Activity 8: Equilibrium Experiment

Cameron Weiner - Undergraduate - Middlebury College,

Lisa Gilbert -Professor of Geosciences and Marine Science - Williams-Mystic,

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Students explore the systems thinking concepts of equilibrium and nonequilibrium with a water pouring experiment. Students complete the activity at home or virtually with videos. Water is poured from a top container (reservoir) into a central cup (reservoir) with a small hole for water outflow at a different rate in each trial. Students observe what happens to the water level in the central container, graph the change in water level over time, and assess whether the central reservoir was in equilibrium or nonequilibrium for each trial.

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This equilibrium experiment is designed for a middle school science course. Materials presented here are designed to be implemented in a remote learning environment, either as part of an entirely online or hybrid course.

Skills and concepts that students must have mastered

Students need background information on systems thinking vocabulary (flows and reservoirs) to complete all of the analysis questions. See Activity 1: Introduction to Systems Thinking for an idea of how to introduce systems thinking vocabulary.

How the activity is situated in the course

This activity is the 8th activity in a Systems Thinking module designed for middle school science courses but can act as a stand-alone exercise. Within the systems thinking module, this activity introduces the concepts of equilibrium and nonequilibrium which help students understand how systems and reservoirs can change over time. This activity is designed to be an introduction to Activity 9 which applies equilibrium and nonequilibrium to an earth science system and Activities 10 and 11 which introduce and apply feedback loops to earth science systems. The activity fits well alongside topics of water conservation and scarcity as well as units on lakes, rivers and oceans.


Content/concepts goals for this activity

  • Students will perform or view an equilibrium experiment.
  • Students will graph the change in water level of the central reservoir over time.
  • Students will learn the definition of equilibrium and nonequilibrium.
  • Students will apply the terms equilibrium and nonequilibrium to each trial they performed in the experiment

Higher order thinking skills goals for this activity

Other skills goals for this activity

Description and Teaching Materials



Activity Description (total time: 45-70 min)

  • 5-20 min pre-experiment, 45 min in class, 5 min for optional local adaptation)

Part 1 - Pre-Experiment Instructions and Preparation(5-20 min. pending experiment option)

Prior to the experiment the students should read the Pre-Experiment Instructions Activity 8. These instructions ask students to decide whether they will perform the equilibrium activity in their homes or with videos virtually. 

If students decide to perform the activity in their homes, they will need to prepare the materials and have them accessible at the start of this activity. See the Pre-Experiment Instructions for more information and a set-up video on the materials and set-up the students will need. It would be helpful to review the set-up instructions with students deciding to perform this experiment in their homes.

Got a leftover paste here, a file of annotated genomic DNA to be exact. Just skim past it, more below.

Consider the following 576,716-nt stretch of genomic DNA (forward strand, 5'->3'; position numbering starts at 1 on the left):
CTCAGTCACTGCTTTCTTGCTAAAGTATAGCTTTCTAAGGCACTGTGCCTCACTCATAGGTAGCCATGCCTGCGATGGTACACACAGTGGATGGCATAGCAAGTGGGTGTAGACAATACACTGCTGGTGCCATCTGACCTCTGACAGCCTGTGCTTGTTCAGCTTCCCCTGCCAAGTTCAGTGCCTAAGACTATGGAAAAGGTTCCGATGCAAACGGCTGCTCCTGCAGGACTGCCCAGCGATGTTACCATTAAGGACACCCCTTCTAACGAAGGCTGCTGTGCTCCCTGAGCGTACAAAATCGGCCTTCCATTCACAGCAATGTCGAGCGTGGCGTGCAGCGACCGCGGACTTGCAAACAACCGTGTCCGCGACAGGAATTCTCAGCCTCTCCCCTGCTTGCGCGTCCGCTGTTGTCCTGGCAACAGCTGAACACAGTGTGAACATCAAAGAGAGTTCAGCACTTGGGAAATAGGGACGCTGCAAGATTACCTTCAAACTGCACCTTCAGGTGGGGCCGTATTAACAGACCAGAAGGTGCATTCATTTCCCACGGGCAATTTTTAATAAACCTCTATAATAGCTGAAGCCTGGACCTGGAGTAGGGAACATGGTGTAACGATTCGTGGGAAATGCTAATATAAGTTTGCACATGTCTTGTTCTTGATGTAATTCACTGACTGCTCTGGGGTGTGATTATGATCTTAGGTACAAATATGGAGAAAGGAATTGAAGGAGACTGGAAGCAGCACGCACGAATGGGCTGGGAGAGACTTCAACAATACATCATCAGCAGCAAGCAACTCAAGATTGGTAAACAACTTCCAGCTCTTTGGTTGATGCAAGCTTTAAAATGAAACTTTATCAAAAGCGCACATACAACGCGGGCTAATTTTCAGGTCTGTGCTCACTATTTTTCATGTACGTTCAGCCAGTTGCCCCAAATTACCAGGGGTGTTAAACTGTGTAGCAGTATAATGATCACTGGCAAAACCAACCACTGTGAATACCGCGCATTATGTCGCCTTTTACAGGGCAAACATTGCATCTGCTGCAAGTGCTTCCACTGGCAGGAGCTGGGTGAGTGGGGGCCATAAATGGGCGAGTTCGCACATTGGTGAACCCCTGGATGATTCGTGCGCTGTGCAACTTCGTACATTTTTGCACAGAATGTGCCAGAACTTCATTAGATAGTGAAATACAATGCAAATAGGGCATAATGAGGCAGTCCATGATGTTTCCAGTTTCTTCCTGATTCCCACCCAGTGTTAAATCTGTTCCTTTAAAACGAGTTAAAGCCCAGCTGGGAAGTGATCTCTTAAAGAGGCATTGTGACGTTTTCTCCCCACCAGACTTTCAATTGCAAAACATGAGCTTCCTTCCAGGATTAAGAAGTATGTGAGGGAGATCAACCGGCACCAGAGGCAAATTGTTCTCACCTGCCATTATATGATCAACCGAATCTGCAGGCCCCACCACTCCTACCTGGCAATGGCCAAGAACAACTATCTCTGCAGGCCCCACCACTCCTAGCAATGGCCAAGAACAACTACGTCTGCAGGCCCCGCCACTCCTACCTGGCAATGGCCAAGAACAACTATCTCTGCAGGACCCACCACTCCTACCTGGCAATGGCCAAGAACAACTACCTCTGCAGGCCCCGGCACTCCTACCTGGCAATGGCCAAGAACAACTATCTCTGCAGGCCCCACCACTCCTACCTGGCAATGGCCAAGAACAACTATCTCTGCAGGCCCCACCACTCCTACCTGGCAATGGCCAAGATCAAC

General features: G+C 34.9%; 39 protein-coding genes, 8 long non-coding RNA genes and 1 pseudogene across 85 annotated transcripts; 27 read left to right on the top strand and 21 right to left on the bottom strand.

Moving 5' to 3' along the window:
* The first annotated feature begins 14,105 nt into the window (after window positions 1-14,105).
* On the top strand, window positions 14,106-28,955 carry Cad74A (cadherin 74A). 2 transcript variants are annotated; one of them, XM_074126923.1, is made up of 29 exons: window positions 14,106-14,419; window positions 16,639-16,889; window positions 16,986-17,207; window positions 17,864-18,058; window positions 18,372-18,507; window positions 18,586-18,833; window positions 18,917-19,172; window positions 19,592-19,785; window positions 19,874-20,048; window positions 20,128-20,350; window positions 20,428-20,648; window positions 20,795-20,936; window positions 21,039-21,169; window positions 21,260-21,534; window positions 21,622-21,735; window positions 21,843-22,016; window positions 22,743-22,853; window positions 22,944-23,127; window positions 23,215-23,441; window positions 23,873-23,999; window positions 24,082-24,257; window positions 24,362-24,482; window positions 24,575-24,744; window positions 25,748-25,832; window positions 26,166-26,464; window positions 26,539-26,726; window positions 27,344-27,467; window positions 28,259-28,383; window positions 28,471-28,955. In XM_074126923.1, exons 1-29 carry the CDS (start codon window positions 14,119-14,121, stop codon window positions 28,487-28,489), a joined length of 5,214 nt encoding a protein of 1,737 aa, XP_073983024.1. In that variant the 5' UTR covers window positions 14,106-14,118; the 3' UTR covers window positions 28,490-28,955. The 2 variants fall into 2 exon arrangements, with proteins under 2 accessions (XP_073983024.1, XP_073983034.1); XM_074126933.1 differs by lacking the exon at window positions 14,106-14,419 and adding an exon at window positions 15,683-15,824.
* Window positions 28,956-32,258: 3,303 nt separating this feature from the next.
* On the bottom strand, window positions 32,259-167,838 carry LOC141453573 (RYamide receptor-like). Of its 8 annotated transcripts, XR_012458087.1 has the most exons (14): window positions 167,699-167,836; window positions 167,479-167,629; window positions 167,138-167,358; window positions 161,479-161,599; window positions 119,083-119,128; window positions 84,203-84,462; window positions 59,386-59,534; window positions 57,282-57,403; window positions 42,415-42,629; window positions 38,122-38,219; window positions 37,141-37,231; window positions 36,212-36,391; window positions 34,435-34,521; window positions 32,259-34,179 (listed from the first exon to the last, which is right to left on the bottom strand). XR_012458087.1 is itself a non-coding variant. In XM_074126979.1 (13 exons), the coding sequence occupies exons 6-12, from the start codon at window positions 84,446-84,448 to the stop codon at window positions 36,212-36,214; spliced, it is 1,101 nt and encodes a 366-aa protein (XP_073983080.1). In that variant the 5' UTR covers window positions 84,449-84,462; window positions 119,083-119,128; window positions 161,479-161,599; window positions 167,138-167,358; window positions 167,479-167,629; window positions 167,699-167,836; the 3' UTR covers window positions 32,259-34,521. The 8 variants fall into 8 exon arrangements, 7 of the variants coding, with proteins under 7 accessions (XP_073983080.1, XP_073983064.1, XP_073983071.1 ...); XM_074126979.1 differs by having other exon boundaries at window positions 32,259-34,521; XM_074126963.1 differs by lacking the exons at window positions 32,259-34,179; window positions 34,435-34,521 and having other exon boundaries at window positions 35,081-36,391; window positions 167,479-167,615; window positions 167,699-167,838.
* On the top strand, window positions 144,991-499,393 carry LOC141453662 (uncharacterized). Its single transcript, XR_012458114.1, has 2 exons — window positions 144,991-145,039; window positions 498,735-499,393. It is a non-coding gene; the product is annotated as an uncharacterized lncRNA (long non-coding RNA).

If the students decide to complete the experiment virtually, they will not need to collect any additional materials before class, but should still review the pre-experiment instructions prior to class.

Part 2 - Engage students with a prediction and introduce the activity(5 min)

The instructor begins screen sharing the Equilibrium Experiment Powerpoint.

Slide 1: The instructor prompts students to think about why sinks might overflow.

The Instructor might prompt students by saying: "Have you used a sink that overflowed or filled up with water but you stopped it before it overflowed? Why might that have happened? If you haven't had that experience think about why it might happen. 

Slide 2: The instructor asks students to think about why sinks might overflow for 1 minute. After 1 minute, the students are sent to breakout groups to discuss their thoughts with a partner for 2 minutes.

Slide 3: The instructor introduces the activity topic: Equilibrium in Systems - Experiment Day! 

Slide 4: The instructor introduces the activity goals: Perform the Equilibrium Experiment and Assess the equilibrium of a reservoir. The instructor might introduce the goals by saying: "Today we will be performing an equilibrium experiment, either in our homes or using pre-recorded videos. You all should have read the Pre-Experiment Handout so you have a basic understanding of what we'll be doing. After we perform the experiment and record our data we are going to graph how the water level changed in our center cup while we were pouring water into that cup. Then we will talk about the definitions of equilibrium and nonequilibrium and decide which of the trials represented a reservoir in equilibrium and which of the trials represented a reservoir in nonequilibrium."

Slide 5: The instructor indicates that the first thing students will do is perform the equilibrium experiment.

Part 3 - Equilibrium Experiment(30 min - 5 for explanation, 25 to complete the experiment)

Slide 6: The instructor opens the Experiment Student Handout Activity 8 and the Data Sheet on google slides. The instructor explains that students who have the materials ready and would like to perform the experiment at home should follow Procedure 1 for each trial. These students should have three containers, one with a premade hole, already assembled. Students will be divided into pairs to complete the experiment. Each student should perform each trial once. The student performing the experiment or playing the video should observe what happens to the water level of the central cup while water is being poured from the top container. The other student should time how long it takes for the other student or the video to pour all the water from the top container into the central container. The students share and record their times and observations. The instructor shows students where and how to record their times and observations in the text boxes on Slide 2 of the Data Sheet